Carmelo Anthony has been there — hurtling toward the stands in an effort to do the thing he’s trained to do: save the ball, make the play.
In that moment, he said, there’s nothing else.
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But the truth is, with courtside seats at a premium and media members, the television crew and scorers crowding around the court, there’s plenty else going on besides basketball.
On Thursday, that came into focus when the Cavaliers’ LeBron James, chasing after a loose ball, crashed into Ellie Day, the wife of pro golfer Jason Day, and sent her to the hospital.
Day was sitting courtside — that prime position that people pay thousands to occupy — and the collision, more serious than most, seemed inevitable.
“You’re not really aware,” Anthony said. “If that’s the case, we wouldn’t be jumping in there. You’re not really aware of what’s going on and who’s there. At that point, you’re just kind of worried about making the play for your team. It’s unfortunate, though.”
On Friday, Day tweeted that she was back from MetroHealth Medical Center and feeling OK. The night before, she was carted away on a stretcher during the fourth quarter of the Cavaliers’ victory over the Thunder at Quicken Loans Arena.
Day, who had to be immobilized after the hit, showed symptoms of a concussion and had a few scrapes and bruises from being knocked to the ground with the 6-8, 250-pound James on top of her.
“I am incredibly sore and exhausted,” she wrote on Twitter. “Being tackled by that large man I would compare to a minor car accident. My head and neck hit pretty hard, so it was scary. My whole body feels like it was hit by a truck.”
James, who checked on Day during a timeout and tweeted his apologies after the game, told reporters that the incident didn’t affect his opinions about courtside seating and that it “doesn’t happen much.”
“I think it’s a great experience for our fans” to sit courtside, he said, adding that if he were a spectator, that would be his spot of choice. Collisions, while unfortunate, are part of the game.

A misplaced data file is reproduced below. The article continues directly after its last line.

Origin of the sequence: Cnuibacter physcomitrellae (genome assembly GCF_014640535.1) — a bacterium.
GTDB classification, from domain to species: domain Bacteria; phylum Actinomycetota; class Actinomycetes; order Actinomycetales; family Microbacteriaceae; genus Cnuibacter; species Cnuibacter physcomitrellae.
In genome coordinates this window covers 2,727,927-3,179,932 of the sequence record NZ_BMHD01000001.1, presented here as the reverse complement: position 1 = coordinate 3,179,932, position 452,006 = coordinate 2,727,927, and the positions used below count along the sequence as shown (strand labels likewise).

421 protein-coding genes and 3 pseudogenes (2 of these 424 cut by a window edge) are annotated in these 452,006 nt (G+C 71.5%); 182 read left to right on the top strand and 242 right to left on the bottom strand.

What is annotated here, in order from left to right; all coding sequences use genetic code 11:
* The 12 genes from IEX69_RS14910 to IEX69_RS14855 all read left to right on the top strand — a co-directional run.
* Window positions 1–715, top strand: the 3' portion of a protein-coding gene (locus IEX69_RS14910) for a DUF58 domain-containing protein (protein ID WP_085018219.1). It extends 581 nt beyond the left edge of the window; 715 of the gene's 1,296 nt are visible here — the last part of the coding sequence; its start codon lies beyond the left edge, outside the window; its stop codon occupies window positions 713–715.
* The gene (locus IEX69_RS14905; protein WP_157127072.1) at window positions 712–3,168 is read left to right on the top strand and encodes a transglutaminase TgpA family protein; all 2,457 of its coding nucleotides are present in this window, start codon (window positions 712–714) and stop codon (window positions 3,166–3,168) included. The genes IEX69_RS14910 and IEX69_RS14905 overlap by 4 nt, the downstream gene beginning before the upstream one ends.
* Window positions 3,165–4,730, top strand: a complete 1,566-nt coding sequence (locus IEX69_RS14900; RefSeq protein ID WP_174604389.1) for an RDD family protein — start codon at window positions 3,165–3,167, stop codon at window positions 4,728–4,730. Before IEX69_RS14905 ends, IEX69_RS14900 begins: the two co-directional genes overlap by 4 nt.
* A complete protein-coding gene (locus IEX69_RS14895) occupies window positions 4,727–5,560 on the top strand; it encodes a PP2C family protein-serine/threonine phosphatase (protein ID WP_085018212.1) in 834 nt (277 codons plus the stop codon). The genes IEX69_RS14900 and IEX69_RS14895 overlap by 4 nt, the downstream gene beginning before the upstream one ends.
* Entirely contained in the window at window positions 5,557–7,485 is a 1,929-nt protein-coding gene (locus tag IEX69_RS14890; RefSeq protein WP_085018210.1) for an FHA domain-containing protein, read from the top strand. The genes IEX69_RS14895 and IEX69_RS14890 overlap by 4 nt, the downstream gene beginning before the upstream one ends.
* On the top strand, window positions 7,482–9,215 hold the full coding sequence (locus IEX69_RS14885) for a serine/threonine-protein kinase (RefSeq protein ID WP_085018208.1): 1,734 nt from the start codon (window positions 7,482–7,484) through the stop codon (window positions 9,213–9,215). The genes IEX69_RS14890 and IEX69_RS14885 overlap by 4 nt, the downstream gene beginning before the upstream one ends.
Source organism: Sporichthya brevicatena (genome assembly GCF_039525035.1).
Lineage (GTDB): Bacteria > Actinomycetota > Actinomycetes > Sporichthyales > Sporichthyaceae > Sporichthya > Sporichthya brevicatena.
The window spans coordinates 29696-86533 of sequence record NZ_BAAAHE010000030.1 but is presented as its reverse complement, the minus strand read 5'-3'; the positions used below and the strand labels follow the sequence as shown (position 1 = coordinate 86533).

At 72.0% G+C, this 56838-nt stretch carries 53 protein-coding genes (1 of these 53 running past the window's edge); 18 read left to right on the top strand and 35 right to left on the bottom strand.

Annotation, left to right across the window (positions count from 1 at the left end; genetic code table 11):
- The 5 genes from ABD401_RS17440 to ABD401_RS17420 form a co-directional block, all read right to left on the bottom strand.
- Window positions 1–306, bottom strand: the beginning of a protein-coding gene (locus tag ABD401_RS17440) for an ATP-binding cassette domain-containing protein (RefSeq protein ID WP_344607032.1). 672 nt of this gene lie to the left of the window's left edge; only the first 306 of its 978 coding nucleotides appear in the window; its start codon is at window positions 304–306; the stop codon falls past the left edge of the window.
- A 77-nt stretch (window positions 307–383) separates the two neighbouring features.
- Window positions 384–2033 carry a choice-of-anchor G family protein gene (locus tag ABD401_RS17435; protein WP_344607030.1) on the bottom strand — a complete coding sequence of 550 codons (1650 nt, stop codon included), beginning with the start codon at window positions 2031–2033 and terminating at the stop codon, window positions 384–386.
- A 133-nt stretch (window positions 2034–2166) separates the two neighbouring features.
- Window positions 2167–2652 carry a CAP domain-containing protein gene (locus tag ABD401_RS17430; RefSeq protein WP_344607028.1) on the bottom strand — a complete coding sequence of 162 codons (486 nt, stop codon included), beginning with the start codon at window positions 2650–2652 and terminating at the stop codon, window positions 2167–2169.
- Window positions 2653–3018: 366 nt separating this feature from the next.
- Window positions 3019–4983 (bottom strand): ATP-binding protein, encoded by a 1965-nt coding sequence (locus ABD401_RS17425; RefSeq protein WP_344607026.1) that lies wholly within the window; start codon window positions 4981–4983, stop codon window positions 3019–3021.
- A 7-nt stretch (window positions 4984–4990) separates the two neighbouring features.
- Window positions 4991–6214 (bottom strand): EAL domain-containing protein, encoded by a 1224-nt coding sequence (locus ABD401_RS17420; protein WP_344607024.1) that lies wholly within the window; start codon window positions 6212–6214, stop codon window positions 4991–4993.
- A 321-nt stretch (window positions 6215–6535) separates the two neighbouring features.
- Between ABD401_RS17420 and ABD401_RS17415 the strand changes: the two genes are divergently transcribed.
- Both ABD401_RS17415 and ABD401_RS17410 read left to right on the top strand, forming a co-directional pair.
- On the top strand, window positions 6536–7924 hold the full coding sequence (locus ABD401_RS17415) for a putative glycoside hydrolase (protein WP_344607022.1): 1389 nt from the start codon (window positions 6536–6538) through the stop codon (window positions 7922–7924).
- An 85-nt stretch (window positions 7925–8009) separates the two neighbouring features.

That seemed to be the consensus in the Knicks’ locker room, too. Kristaps Porzingis, who has yet to experience his first real fan collision in the NBA, said it was “an unlucky situation that happens in basketball.”
Derek Fisher, who had a few collisions in his day, said they weren’t as serious because when he hit someone, he didn’t produce the (literal) impact of someone as big and fast as James.
“I was never moving as fast or as explosive as was, so I didn’t have those concerns,” said Fisher, who played for 19 seasons. “Most guys try to go up and over, which is pretty dangerous in itself . . . I think as players, guys are trying their hardest to make the plays and fans are really close and involved in the game. A lot of media members sit below the basket. They get crashed into as well. As long as everyone is OK, we just have to continue to look at it that way.”
Most collisions — with fans, the reporters who often sit behind the baskets, and the photographers and cameramen who sit on the floor and usually bear the brunt of the hits — don’t end as dramatically as James’ collision with Day. (The NBA recently took measures to limit the number of photographers who sit along the baseline.)
The NBA has not said whether the severity of the Day collision will make the league reconsider the proximity of seating. Severe collisions are so rare, however, that it seems unlikely.
One thing is clear, though — as long as there is basketball, there will be players giving chase.
“Maybe we should stay out of the stands,” Anthony said, “but then our coaches would get on us about hustling.”